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Small iOS developers in ‘hard-won’ victory versus Apple

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Small iOS developers have won big in an anticompetitive battle against US-based technology behemoth Apple.

Attorneys at law firm Hagens Berman yesterday announced details of a class-action settlement reached with Apple on behalf of small US iOS app developers.

The settlement will result in the creation of a $100 million Small Developer Assistance Fund and important changes to App Store policies and practices.

The developers’ lawsuit was brought against Apple in 2019 in the US District Court for the Northern District of California by Hagens Berman, Sperling & Slater, Saveri & Saveri, and Freed Kanner law firms.

Rewarding creativity

According to the lawsuit, Apple monopolised US distribution services for iOS apps and in-app digital products, which resulted in commission overcharges to US iOS developers.

The Small Developer Assistance Fund, created as part of the settlement, will benefit over 99% of US iOS developers, whose proceeds from app and in-app digital product sales through all associated accounts were less than $1 million per calendar year during the period from 4 June 2015 to 26 April 2021.

According to the attorneys, these developers can claim sums from the fund ranging between a minimum of $250 to $30 000, based on their historic participation in the App Store ecosystem.

Further, small and other iOS developers will benefit from changes to App Store policies and practices as they relate to App Store search results, app and in-app product price points, appeals from rejections of apps and transparency.

Small iOS developers will also benefit from a pledge that for at least three years following court approval of the settlement, Apple will not raise the 15% commission rate that applies for those participating in its Small Business Programme, say the attorneys.

Additionally, they note, all the iOS developers will benefit from a major change to the App Store Review Guidelines, which will remain in place for at least the same three-year period.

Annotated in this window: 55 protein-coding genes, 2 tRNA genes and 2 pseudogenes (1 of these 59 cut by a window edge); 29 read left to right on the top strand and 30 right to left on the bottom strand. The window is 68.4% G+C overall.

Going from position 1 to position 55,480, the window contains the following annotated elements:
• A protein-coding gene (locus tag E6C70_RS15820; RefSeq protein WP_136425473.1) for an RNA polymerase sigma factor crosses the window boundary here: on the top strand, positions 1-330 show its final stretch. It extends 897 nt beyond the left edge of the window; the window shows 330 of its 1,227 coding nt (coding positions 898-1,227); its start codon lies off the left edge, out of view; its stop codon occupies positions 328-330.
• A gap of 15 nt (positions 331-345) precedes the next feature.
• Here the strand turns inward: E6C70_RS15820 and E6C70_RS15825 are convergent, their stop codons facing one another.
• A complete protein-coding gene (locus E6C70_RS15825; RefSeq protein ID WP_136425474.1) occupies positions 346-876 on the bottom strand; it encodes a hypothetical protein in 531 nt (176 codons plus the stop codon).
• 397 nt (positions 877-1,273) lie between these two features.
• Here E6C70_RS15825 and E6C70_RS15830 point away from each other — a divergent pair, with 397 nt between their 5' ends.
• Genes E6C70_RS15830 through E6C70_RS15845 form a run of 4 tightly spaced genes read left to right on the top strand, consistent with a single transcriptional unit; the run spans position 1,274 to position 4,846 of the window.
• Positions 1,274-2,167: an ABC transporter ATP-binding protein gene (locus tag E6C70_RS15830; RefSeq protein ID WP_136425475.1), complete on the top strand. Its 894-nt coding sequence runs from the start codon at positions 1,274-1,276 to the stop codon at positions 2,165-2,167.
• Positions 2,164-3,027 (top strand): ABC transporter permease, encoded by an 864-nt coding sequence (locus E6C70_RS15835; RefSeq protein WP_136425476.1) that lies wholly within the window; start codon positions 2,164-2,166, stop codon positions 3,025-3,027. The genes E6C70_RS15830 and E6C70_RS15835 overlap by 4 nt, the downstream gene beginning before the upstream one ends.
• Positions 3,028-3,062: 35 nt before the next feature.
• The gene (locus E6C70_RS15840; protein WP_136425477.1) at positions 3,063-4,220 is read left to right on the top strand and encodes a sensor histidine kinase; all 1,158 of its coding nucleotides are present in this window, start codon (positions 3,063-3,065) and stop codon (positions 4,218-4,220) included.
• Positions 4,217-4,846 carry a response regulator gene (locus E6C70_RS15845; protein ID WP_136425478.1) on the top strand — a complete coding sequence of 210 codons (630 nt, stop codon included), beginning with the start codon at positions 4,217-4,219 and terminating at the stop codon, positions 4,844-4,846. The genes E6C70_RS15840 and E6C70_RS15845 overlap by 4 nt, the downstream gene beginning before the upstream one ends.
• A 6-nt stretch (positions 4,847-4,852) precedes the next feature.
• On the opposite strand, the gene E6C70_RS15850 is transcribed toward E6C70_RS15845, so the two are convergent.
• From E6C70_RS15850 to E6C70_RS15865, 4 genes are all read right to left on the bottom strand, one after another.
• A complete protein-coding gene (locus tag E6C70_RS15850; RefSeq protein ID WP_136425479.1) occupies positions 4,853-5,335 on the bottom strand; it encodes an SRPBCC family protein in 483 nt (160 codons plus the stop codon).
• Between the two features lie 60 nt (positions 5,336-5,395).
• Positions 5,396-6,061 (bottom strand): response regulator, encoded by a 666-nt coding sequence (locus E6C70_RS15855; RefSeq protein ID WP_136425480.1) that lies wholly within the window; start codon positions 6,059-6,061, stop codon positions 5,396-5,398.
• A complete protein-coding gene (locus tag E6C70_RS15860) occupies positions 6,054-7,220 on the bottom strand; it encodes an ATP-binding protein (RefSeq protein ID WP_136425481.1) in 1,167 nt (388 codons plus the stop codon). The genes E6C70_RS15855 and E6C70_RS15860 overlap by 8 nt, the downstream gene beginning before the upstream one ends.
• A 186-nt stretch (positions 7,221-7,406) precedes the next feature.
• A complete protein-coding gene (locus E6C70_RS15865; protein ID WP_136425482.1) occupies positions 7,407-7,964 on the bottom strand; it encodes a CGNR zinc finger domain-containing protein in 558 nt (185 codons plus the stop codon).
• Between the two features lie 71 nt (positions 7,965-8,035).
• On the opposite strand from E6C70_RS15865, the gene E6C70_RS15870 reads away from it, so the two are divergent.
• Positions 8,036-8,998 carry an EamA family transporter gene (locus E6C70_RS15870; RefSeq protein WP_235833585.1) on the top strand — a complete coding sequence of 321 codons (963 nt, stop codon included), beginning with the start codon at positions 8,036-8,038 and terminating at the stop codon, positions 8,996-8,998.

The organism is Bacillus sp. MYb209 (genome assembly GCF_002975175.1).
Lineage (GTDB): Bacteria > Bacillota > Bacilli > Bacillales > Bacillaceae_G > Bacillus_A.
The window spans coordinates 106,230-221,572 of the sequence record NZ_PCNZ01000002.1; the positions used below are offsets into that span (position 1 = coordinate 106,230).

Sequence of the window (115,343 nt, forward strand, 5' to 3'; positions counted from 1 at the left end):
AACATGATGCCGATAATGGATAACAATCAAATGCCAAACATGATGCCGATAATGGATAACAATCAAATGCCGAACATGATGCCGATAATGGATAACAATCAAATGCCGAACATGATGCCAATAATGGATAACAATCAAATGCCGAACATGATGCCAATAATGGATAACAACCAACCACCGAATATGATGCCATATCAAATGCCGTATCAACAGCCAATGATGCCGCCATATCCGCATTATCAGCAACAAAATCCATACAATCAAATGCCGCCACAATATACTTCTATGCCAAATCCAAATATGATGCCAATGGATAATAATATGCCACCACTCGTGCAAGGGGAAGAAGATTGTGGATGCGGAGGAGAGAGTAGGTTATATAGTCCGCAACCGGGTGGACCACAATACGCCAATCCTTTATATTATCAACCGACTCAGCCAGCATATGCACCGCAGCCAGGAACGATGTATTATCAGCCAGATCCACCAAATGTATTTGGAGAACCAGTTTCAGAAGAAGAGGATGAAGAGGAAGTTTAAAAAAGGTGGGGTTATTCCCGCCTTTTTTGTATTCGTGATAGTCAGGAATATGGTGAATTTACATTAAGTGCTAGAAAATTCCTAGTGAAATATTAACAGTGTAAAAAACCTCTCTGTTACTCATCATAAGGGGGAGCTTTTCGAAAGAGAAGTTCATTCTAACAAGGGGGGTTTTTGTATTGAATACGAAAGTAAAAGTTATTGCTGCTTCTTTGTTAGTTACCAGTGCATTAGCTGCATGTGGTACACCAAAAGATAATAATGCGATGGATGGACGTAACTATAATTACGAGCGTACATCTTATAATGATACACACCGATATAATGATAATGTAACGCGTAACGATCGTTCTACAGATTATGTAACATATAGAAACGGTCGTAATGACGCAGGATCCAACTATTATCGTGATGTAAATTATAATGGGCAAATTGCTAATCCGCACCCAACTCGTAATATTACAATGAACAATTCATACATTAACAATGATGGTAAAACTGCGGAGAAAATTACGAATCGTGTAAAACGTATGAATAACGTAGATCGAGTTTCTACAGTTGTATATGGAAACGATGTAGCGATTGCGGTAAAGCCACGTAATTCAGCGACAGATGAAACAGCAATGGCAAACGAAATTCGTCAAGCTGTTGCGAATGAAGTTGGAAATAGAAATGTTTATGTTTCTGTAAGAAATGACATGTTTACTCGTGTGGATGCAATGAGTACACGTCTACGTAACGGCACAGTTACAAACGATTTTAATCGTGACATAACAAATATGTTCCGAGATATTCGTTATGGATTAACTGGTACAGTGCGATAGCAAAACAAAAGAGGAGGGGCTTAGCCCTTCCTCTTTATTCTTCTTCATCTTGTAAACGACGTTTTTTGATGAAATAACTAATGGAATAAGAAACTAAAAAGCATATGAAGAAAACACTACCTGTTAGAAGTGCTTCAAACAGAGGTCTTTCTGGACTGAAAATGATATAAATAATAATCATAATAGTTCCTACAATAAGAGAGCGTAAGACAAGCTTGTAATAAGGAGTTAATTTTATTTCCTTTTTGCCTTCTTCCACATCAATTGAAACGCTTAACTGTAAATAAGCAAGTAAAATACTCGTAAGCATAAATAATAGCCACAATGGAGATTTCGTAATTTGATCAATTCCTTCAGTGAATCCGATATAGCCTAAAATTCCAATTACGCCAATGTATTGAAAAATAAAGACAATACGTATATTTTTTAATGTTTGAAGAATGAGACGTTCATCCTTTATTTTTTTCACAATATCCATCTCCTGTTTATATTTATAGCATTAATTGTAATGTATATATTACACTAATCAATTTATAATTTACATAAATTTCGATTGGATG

As part of the settlement, Apple will permit all US iOS developers to communicate with their customers outside their apps about purchasing methods other than Apple’s in-app purchase system, subject to consumer consent and opt-out safeguards.

“This hard-won settlement will bring meaningful improvements to US iOS developers who distribute their digital wares through the App Store, especially for those small developers who bring so much creativity and energy to their work,” says Steve Berman, managing partner of Hagens Berman and an attorney representing iOS app developers in the class-action.

“Plus, the creation of the Small Developer Assistance Programme, like the Small Business Programme – both of which our clients’ suit helped to bring about – could not come at a better time, given the pandemic.”

Well-timed win

Donald R Cameron, developer of an iOS baby-naming app and one of the named plaintiffs in the suit, welcomes the Small Developer Assistance Fund, especially given business disruptions caused by COVID-19.

“I’m also very pleased with Apple’s commitments regarding App Store search, so that good apps have a better chance of being discovered. The transparency report that Apple will publish annually is a good thing, too, to allow everyone to review objective data regarding search queries and results.

“More pricing tiers will become available to developers by the end of next year, which is also great.”

Richard Czeslawski, president of Pure Sweat Basketball (PSB), the second of the suit’s named plaintiffs, highlighted three parts of the settlement.

“First, we have guaranteed three more years of the 50% commission drop for developers like PSB. We feel great about the fact that our lawsuit helped bring about such a large price cut.

“Second, we’ve gained the ability to use contact information obtained from signups in our app to communicate with our users outside the app about purchasing alternatives to IAP. That’s a big deal.

“And third, we appreciate all the new pricing tiers that are on the way, which will give us greater flexibility in how we market and sell our workout subscriptions.”

Czeslawski adds he is pleased with the creation of the Small Developer Assistance Fund, which will bring “some welcome financial aid” to small developers in this time of economic insecurity.

Berman sums up: “We truly are proud that a case brought by two developers, standing in the shoes of tens of thousands of US iOS developers, could help to bring about so much important change.”

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